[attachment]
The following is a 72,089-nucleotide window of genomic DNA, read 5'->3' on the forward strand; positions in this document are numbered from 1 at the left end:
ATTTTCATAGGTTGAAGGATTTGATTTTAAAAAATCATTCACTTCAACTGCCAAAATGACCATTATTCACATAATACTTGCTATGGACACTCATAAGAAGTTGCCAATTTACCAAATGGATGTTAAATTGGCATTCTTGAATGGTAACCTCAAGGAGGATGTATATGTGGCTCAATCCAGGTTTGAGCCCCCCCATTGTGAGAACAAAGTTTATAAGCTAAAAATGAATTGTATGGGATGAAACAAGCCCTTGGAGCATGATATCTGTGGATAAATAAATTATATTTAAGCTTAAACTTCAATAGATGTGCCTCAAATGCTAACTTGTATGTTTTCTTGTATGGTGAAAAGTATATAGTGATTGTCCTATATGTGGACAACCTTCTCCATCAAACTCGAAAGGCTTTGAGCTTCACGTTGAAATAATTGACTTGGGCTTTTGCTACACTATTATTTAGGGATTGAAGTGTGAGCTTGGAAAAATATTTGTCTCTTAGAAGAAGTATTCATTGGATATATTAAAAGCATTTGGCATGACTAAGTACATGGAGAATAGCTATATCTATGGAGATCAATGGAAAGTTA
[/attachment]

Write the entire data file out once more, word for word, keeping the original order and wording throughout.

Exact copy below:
The following is a 72,089-nucleotide window of genomic DNA, read 5'->3' on the forward strand; positions in this document are numbered from 1 at the left end:
ATTTTCATAGGTTGAAGGATTTGATTTTAAAAAATCATTCACTTCAACTGCCAAAATGACCATTATTCACATAATACTTGCTATGGACACTCATAAGAAGTTGCCAATTTACCAAATGGATGTTAAATTGGCATTCTTGAATGGTAACCTCAAGGAGGATGTATATGTGGCTCAATCCAGGTTTGAGCCCCCCCATTGTGAGAACAAAGTTTATAAGCTAAAAATGAATTGTATGGGATGAAACAAGCCCTTGGAGCATGATATCTGTGGATAAATAAATTATATTTAAGCTTAAACTTCAATAGATGTGCCTCAAATGCTAACTTGTATGTTTTCTTGTATGGTGAAAAGTATATAGTGATTGTCCTATATGTGGACAACCTTCTCCATCAAACTCGAAAGGCTTTGAGCTTCACGTTGAAATAATTGACTTGGGCTTTTGCTACACTATTATTTAGGGATTGAAGTGTGAGCTTGGAAAAATATTTGTCTCTTAGAAGAAGTATTCATTGGATATATTAAAAGCATTTGGCATGACTAAGTACATGGAGAATAGCTATATCTATGGAGATCAATGGAAAGTTA